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Lundblad v. Colvin

United States District Court, Western District of Virginia, Abingdon Division

February 10, 2014

DEBORAH A. LUNDBLAD, Plaintiff,
v.
CAROLYN W. COLVIN, ACTING COMMISSIONER OF SOCIAL SECURITY, [1] Defendant.

Ginger J. Largen, Morefield & Largen, P.L.C., Abingdon, Virginia, for Plaintiff.

Nora R. Koch, Acting Regional Chief Counsel, Region III, Alexander L. Cristaudo, Assistant Regional Counsel, and Stephen M. Ball, Special Assistant United States Attorney, Office of the General Counsel, Social Security Administration, Philadelphia, Pennsylvania, for Defendant.

OPINION AND ORDER

James P. Jones United States District Judge

In this Social Security disability case, I affirm the decision of the Commissioner.

I

Plaintiff Deborah A. Lundblad filed this action challenging the final decision of the Commissioner of Social Security (the “Commissioner”) denying his claim for supplemental security income benefits (“SSI”) under Title XVI of the Social Security Act (“Act”), 42 U.S.C.A. §§ 1381-1383f (West 2012 & Supp. 2013). Jurisdiction of this court exists under 42 U.S.C.A. § 1383(c)(3).

Lundblad filed an application for SSI with the Social Security Administration on October 15, 2007. After preliminary denials of her claims, she obtained a hearing before an administrative law judge (“ALJ”) on May 4, 2010. On May 28, 2010, the ALJ issued a written decision finding that Lundblad was not disabled under the Act. The Social Security Administration’s Appeals Council reviewed the case and remanded the claim to the ALJ for further evidence and decision. The ALJ held a second hearing on September 28, 2011, and on November 11, 2011, issued a decision again denying the claim. The Appeals Council denied review of this decision on November 6, 2012, thus making the ALJ’s decision the final decision of the Commissioner. Lundblad then filed this action, seeking judicial review of the Commissioner’s final decision.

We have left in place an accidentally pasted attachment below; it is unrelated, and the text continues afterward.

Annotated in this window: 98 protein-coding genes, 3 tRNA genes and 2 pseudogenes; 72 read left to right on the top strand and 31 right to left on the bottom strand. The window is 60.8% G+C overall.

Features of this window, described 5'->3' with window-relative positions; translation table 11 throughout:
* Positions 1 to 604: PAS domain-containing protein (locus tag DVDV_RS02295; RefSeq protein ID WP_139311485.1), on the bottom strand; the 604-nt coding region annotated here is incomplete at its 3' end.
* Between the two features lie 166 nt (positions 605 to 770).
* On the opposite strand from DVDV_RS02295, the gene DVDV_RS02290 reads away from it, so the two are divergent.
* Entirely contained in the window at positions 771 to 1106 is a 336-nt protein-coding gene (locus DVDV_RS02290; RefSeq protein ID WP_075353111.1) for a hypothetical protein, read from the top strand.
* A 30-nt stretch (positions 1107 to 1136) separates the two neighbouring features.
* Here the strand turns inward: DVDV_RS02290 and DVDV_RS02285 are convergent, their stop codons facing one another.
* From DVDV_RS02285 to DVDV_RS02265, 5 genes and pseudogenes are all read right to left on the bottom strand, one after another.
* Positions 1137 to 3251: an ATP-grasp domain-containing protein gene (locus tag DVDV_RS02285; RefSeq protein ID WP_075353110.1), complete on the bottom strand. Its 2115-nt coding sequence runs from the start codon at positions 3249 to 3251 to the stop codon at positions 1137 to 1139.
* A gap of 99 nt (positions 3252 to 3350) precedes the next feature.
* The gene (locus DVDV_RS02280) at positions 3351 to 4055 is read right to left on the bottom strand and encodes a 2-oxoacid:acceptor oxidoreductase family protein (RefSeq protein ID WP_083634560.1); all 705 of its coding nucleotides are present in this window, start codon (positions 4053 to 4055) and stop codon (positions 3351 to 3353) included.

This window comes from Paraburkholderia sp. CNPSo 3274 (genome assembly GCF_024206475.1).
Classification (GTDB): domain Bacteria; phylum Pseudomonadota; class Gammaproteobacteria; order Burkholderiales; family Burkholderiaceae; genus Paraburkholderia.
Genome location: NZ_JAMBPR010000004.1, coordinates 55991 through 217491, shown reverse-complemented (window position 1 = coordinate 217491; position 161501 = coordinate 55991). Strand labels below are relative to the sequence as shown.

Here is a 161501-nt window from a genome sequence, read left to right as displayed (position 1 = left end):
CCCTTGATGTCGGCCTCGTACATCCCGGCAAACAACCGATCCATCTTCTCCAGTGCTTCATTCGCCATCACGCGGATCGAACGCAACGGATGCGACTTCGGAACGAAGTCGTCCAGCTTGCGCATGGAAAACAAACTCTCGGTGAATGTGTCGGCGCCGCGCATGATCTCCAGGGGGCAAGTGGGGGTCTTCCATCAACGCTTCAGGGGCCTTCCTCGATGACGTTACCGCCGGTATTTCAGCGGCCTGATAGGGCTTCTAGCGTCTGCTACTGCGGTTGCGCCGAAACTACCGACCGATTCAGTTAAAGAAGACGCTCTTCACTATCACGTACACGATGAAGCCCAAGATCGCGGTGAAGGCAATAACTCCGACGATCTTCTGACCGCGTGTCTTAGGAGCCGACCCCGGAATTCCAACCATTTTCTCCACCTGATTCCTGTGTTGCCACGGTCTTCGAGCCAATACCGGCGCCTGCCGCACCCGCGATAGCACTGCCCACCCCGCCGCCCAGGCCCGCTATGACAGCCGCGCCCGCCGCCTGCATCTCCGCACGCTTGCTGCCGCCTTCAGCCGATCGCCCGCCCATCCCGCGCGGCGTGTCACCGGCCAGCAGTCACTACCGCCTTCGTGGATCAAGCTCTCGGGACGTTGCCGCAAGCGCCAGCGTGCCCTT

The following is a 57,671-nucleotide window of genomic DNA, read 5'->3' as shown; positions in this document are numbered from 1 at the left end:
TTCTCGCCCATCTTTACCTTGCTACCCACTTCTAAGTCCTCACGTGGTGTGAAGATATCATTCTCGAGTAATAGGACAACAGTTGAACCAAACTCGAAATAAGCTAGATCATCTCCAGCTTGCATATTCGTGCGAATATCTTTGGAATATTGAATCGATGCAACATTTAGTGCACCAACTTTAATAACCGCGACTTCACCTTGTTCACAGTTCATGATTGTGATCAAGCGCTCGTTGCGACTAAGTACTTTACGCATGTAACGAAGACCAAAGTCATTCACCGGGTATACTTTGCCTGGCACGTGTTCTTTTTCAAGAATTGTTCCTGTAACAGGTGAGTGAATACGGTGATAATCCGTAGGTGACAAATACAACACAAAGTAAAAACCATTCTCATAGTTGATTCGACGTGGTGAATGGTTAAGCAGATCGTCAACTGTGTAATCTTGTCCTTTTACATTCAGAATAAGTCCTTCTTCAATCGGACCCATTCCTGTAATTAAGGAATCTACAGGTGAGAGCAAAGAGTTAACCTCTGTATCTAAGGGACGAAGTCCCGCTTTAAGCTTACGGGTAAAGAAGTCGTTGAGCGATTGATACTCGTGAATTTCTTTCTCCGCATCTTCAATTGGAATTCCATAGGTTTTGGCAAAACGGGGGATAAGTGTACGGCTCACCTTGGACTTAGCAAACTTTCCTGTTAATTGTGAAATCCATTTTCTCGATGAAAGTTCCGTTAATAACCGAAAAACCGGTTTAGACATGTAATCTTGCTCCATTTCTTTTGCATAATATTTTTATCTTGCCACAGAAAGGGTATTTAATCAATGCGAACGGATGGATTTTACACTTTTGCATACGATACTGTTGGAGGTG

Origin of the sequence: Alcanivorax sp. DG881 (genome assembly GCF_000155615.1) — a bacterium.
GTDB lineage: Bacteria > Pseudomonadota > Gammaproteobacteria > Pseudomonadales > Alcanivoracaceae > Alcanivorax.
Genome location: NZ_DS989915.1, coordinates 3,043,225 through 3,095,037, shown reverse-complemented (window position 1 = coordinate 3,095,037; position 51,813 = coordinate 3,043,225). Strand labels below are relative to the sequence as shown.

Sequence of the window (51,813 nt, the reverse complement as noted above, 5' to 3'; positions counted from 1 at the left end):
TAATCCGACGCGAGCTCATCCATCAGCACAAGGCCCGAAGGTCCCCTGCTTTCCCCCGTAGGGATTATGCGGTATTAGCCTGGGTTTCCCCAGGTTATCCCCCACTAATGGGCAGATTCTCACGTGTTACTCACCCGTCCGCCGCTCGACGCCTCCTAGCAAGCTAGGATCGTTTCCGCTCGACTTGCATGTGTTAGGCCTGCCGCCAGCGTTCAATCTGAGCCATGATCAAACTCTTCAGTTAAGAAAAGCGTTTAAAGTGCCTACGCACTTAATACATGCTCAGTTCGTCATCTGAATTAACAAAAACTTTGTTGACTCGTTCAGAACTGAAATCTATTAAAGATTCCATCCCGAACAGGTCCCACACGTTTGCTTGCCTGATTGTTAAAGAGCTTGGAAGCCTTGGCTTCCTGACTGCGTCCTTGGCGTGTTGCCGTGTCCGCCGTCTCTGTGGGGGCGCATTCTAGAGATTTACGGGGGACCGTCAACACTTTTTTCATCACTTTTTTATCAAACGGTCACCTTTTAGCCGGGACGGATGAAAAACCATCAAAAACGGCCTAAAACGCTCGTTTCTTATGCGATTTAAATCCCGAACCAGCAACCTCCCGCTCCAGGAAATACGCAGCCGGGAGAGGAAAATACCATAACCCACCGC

The parties have filed cross motions for summary judgment, which have been briefed and thereafter orally argued by counsel. The case is now ripe for decision.

II

Lundblad is 47 years old. She left school after the seventh grade and was later unable to pass a GED examination. She previously worked as a housekeeper at various motels, cleaning rooms.[2] She lives with her boyfriend and her young daughter. Lundblad claimed to the Social Security Administration that she was unable to work due to a combination of physical and mental impairments. In his final written decision, the ALJ found that Lundblad had the following severe impairments: “chronic obstructive pulmonary disease (COPD), chronic lumbar strain, possible post-traumatic degenerative joint disorder of the left ankle, generalized anxiety disorder, panic disorder without agoraphobia, and alcohol dependence in reported remission.” (R. 22.)

The ALJ reviewed Lundblad’s medical history and the evidence presented at the hearings and set forth the reasons for his factual findings. He found that Lundblad did not have an impairment or combination of impairments that met or medically equaled a listed impairment, that she had the residual functional capacity to perform light excertional work, with appropriate limitations in accord with her recognized impairments. Based upon the testimony of a vocational expert, Ann Marie Cash, the ALJ determined that Lundblad was capable of performing her past relevant work as a housekeeper. Accordingly, the ALJ found that the plaintiff was not disabled within the meaning of the Act.

It is contended in the present case that the ALJ erred by (1) failing to fully accept and apply the opinions of Christopher M. Carusi, Ph.D., a clinical psychologist who saw and evaluated Lundblad for the Virginia Department of Rehabilitative Services, and Pamela S. Tessnear, Ph.D., a clinical psychologist who saw and evaluated Lundblad at the request of her attorney; and (2) failing to consider the cumulative effect of Lundblad’s physical and mental impairments.

III

The plaintiff bears the burden of proving that she is under a disability. Blalock v. Richardson, 483 F.2d 773, 775 (4th Cir. 1972). The standard for disability is strict. The plaintiff must show that her “physical or mental impairment or impairments are of such severity that [she] is not only unable to do [her] previous work but cannot, considering [her] age, education, and work experience, engage in any other kind of ...


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